The apartments in question are also vastly different. The first apartment (their family home) is new and luxurious, with coffered ceilings, new appliances, and a great view. The apartment where Anna grows the monster is more secretive, old, moldy, and messy. The body parts in the fridge are a literal skeleton in the closet.

Priorities

There’s also the scene where Mark quits his job. No matter the incentive, he realizes it’s not worth his marriage or family. However, by that point, it’s too late to salvage it.

Better Parents

His relationship with Bob is also a strange one. It develops over the movie, with Bob getting more and more lines of text the further Mark is from Anna. It’s not uncommon for people to become better (more attentive) parents after a divorce.

Heinrich and Anna

Henrich And Anna in Possession

A lot of failing marriages have a common mutual denominator in the form of a third person. The problem with this third person is that they’re often not an actual participant in the “triangle” but more of a vessel or a catalyst for the events.

Heinrich, for instance, is deliberately meant to represent a perfect lover. He’s handsome, rich, physically stronger than Mark, a caring son, and a devoted lover. Still, getting involved in something so gruesome ultimately leads to his demise. The fact that he does all he can to accommodate Anna doesn’t make a difference since she discards him for the toxic entity on the first occasion.

We’ve already mentioned that Helen has Anna’s face (both are played by Isabella Adjani). However, during one dialog, Mark asks Bob who is prettier. Bob’s answer is only logical “mommy”. To this, Mark wholeheartedly agrees. This further elaborates that beauty, attraction, and devotion are subjective. Sure, Mark projects Anna’s face to every new person he meets but this doesn’t mean that there’s even a remote possibility that he’ll feel the same level of attraction to any of them.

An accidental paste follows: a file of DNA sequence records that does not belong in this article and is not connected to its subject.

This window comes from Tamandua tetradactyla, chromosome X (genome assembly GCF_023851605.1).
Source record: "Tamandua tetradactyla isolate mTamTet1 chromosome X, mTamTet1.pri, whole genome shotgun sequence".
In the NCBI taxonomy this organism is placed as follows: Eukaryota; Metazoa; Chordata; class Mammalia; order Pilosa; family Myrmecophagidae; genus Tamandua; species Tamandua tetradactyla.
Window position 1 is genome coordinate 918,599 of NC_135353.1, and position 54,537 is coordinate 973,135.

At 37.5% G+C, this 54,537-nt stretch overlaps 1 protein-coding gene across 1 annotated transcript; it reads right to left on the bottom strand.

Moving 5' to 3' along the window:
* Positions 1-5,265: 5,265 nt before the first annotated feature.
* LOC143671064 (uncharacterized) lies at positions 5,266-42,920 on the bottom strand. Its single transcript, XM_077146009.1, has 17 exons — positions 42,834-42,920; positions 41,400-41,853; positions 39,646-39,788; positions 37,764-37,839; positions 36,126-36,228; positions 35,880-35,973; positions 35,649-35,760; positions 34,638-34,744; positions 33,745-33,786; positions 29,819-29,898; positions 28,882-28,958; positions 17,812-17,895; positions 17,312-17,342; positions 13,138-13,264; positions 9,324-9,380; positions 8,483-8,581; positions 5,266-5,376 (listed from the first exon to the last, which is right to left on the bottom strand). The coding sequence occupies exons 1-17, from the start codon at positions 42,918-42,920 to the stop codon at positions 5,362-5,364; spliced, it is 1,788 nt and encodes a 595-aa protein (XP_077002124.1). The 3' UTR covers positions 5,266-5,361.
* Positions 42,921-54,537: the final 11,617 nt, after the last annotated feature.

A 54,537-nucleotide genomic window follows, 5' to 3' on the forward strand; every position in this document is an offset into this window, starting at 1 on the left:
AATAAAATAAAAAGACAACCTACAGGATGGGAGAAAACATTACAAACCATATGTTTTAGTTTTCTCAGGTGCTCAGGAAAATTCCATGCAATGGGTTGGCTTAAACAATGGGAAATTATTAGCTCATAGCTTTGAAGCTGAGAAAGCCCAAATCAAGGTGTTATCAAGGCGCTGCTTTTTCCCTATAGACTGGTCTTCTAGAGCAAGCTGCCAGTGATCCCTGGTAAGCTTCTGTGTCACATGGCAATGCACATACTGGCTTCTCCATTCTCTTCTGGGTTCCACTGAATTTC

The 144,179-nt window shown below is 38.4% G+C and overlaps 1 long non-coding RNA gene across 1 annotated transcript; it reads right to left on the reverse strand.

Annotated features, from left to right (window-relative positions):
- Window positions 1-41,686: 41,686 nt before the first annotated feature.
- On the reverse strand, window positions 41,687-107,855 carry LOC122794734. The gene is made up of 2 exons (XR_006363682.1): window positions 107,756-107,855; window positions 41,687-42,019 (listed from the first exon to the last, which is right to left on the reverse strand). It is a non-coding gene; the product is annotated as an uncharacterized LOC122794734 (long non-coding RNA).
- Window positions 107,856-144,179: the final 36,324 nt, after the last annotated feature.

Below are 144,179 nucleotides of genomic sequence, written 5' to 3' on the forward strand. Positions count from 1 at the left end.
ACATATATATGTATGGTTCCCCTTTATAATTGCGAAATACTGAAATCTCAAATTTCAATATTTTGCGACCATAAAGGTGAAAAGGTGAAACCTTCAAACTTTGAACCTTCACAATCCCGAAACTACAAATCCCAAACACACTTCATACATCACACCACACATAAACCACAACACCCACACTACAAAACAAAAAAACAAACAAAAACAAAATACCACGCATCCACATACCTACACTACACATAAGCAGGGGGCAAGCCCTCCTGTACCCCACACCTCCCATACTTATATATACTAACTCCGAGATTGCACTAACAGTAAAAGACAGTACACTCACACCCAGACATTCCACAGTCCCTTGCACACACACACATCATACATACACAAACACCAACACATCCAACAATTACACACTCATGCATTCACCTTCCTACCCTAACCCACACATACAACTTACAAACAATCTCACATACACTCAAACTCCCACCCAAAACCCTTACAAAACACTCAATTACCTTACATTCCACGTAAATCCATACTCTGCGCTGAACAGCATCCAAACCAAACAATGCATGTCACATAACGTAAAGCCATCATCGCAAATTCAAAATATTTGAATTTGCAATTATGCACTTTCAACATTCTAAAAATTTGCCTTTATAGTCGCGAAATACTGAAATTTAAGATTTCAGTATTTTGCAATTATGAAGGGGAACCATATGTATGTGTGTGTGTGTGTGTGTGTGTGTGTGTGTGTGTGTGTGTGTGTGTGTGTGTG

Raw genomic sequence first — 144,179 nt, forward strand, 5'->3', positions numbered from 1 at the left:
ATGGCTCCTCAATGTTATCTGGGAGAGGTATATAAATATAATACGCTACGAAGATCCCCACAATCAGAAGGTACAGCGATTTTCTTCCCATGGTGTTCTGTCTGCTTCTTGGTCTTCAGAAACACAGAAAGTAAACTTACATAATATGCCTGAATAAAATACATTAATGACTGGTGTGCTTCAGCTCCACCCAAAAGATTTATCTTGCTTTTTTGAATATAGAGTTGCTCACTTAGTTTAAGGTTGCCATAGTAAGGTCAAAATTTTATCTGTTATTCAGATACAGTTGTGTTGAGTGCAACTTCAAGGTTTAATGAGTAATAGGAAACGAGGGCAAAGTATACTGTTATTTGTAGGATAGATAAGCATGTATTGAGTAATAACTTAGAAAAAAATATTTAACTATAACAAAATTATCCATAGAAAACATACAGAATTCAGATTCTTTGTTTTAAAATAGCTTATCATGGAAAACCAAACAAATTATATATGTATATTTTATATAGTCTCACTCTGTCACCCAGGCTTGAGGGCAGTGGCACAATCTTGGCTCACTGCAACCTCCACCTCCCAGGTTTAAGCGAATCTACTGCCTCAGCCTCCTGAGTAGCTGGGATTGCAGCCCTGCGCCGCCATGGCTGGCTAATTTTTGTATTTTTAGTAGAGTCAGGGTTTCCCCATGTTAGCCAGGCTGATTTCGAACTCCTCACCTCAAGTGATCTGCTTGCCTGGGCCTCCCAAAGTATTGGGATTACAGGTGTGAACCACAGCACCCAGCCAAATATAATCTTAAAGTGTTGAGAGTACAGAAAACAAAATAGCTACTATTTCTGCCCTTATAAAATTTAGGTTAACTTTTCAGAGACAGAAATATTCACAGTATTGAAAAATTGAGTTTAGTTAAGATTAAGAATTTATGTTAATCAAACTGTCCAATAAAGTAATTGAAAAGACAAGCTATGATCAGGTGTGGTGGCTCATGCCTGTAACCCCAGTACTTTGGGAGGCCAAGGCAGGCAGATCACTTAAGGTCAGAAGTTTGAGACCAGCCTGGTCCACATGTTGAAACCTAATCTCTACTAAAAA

To Helen and Heinrich, the toxicity of Mark and Anna’s relationship serves as some sort of a beacon. They’re attracted to it like moths to a streetlamp for reasons they can’t explain. This is sometimes hard to explain, but it’s a real-life mystery, not just something out of a movie.

Why Was Possession (1981) Banned?

The fact that the movie itself was banned should serve as a surprise to no one. The thing is that Possession has some pretty explicit scenes.

From the scene where Anna’s having explicit sex with the shapeless mass of a monster to the scene where she cuts her neck with an electric knife, many of these things are pretty hard to stomach. Then, there’s the scene where she “miscarries hope” in the alleyway with blood and milk oozing out of her body. In other words, while everything is meaningful and serves a purpose, the ban was hardly surprising.

Also, bear in mind that this all took place during the video nasties’ moral panic of the 1980s, and you’ll see that, regardless of its artistic value, the movie had no chance of avoiding the ban.

Possession (1981): Concluding Thoughts

The movie itself has some visually sickening scenes. However, the emotional explicitness portrayed in Possession is the hardest part to bear. Anyone who has undergone a divorce or a particularly nasty breakup will see these scenes as far more gruesome than the explicit ones.

At one point, Anna cuts her neck with a knife to avoid a particularly tough conversation, and Mark tries cutting his hand to see if the pain is still there. To this, Anna comments, “It doesn’t hurt. Does it?” signifying that physical pain pales compared to an emotional one.

So, for someone watching this shortly after the divorce or a breakup, the familiar scenes of distrust and alienation will be far more unpleasant to watch than those that are just physically gruesome.

What were your thoughts on the plot and ending of the 1981 movie Possession? Do leave your comments below.